A new publication for nursery growers has been released! This publication, a joint venture between Purdue University and Indiana Department of Natural Resources, informs that nursery and landscape industry about new state regulations regarding invasive plants. The rule goes into effect in two stages. As of April 18, 2019, it is illegal to introduce a plant species (from the list of 44) if it is not already in Indiana. Listed plant species already in trade will be restricted from sale one year later (April 2020). The one-year grace period is designed to reduce the economic impact on the nursery industry by allowing time to sell down existing stock and adjust production. Click here to read or download a free copy: https://www.extension.purdue.edu/extmedia/ho/ho-305-w.pdf
Archives for April 2019
Oak leaf blister is caused by the fungus Taphrina caerulescens. Infections occur as buds swell and open during wet, spring conditions. Leaf blister symptoms usually appear within several weeks following infection as 1/4-1/2 inch circular, light green bulges on the top surface of leaves.(Fig 1) From the underside, the affected areas are sunken or depressed. These distortions may cause leaf bending or curling of narrow-leaved oak species. Some insect galls may resemble symptoms of oak leaf blister at first glance. (Fig 2) Upon closer inspection, the insect gall is a solid mass of leaf tissue as opposed to the distorted leaf blister caused by Taphrina. As the blisters age, they become dry, brown spots; severely diseased leaves may drop prematurely. (Fig 3.) Although this disease is quite conspicuous, it does not seriously harm healthy trees and control with fungicides is not usually recommended.
Q: I’ve attached pictures of the only tree we have on our property. Because it is our only tree, I am deeply concerned with the possibilities of irreparable damage to it. As you can see, one of the branches broke off during a November windstorm. Unfortunately, that left a bare gap on the trunk. Please let me know how to treat this damaged area so no further damage is done to it and tell me what can be done to preserve its longevity. I do not know the name of this tree but it’s local. It is found almost everywhere in this area. It blooms white flowers in the spring that fall off shortly after and changes to beautiful colors in the fall. As you can see, it is a beautiful tree. Please help and thank you so much. – L. G., Valparaiso, Indiana A: To answer the second part of[Read More…]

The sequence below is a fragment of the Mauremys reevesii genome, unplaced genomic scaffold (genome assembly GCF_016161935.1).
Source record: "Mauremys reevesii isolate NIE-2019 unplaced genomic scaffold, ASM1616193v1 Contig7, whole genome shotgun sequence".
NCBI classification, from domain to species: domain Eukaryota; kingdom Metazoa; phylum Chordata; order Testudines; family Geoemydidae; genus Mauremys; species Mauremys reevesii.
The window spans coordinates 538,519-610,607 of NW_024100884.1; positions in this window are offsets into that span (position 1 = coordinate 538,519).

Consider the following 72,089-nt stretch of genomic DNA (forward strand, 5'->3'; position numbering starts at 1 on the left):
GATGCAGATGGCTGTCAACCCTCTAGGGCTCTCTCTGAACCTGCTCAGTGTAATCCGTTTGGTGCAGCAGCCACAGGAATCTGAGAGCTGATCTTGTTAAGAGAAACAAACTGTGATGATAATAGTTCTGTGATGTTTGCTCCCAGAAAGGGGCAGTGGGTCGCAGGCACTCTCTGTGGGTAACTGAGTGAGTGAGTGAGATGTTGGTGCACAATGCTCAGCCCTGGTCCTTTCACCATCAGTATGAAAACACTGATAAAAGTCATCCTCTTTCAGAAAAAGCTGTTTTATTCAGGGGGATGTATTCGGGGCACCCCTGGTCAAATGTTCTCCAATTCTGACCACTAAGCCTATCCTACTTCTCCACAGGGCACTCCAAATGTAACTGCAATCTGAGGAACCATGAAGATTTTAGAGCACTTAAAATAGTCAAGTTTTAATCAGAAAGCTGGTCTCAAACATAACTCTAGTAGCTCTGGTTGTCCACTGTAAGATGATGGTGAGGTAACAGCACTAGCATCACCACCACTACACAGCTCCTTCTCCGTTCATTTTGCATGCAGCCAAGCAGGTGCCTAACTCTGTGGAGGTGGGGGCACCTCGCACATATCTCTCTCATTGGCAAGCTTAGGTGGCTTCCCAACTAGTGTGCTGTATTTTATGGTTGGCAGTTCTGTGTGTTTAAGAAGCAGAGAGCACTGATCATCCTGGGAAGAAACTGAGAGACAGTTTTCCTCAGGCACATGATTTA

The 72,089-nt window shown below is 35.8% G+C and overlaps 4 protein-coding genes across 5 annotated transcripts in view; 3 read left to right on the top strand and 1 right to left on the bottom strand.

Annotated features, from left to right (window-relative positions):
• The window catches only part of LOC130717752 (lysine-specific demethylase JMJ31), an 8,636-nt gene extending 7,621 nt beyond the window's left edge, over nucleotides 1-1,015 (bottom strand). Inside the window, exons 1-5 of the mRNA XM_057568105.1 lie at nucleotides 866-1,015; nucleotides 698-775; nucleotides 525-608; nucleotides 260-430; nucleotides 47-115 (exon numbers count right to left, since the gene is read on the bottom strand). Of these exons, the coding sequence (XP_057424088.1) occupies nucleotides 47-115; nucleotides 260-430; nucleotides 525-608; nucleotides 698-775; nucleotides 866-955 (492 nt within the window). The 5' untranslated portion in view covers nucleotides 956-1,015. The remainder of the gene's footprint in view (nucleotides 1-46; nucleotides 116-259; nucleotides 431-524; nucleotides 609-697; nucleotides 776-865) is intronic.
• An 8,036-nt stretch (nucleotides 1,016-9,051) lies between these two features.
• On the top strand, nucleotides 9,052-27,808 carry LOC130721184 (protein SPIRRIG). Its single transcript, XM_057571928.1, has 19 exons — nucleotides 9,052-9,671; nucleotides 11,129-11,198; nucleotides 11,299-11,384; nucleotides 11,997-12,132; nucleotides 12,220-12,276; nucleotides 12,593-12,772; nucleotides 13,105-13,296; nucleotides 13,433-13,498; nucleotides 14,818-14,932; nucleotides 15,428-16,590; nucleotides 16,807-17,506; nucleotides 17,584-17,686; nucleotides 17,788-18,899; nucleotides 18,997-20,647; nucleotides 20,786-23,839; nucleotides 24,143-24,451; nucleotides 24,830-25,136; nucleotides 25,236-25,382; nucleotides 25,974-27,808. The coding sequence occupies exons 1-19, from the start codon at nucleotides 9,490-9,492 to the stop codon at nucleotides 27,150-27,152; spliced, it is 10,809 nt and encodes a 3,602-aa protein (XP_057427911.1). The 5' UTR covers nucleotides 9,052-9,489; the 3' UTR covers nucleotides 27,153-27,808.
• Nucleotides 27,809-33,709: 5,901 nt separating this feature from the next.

We all know that plants take up nitrogen in significant quantities, compared to some of the other essential nutrients. What most don’t know is that elemental nitrogen (N) is not what is taken up by plants. In fact, nitrogen can be taken up in only two forms, ammonium (NH4) and nitrate (NO3). Fertilizer labels will list the elements contained within, including the various types of nitrogen (Fig.1). What you should know about pH….. The definition of pH is the negative logarithmic of the hydrogen-ion concentration. What does this even mean? More simply put, the more H+ (hydrogen) ions, the more acidic, while the more OH– (hydroxide) the more basic. Always remember that the pH scale is logarithmic, which means each number on the scale is 10 times more acidic or basic than the next number on the scale. A pH of 6 is 10 times more acidic than a pH[Read More…]
People with lawn equipment can accidentally damage a tree, especially young trees which can cause the tree to die.
Hakone grass (Hakonechloa macra), also known as Japanese forest grass, is often used for massing in beds in where a low maintenance ground cover is needed in semi-shaded areas. The graceful arching stems along with the availability of gold or white striped variegated cultivars make it an attractive option. There are few reports of disease problems on Hakone grass but one problem seems to show up with some regularity in both nurseries and landscape beds: gray leaf spot and blight, caused by the fungus Magnaporthe (= Pyricularia). Fig 1 and 2: Hakone grass in a landscape bed with gray leaf spot. Reports of this problem from studies done in Ohio indicate that blight found on hakone grass is caused by the same fungus that causes gray leaf spot on perennial ryegrass and fescue. Gray leaf spot on perennial ryegrass is a widespread problem in the Midwest, especially on golf course[Read More…]
The Invasive Terrestrial Plant Rule was signed by Governor Holcomb and published on March 18, 2019. The rule goes into effect 30 days after publishing, so it will be effective later in April. The rule states with respect to the 44 plant species included on the rule: “a person must not: (1) Sell, offer or grow for sale, gift, barter, exchange, or distribute a species; (2) Transport or transfer a species; or (3) Introduce a species. (4) Subdivisions (1) and (2) of this subsection are effective one year after the effective date of this rule.” Note that section (3) “Introduce a species” is effective immediately (around April 16, 2019). Selling, offering, distributing and transport doesn’t go into effect until April of 2020, so nurseries will have some time to sell down their stock. This is an important component of the rule to minimize economic loss to nurseries that grow and/or[Read More…]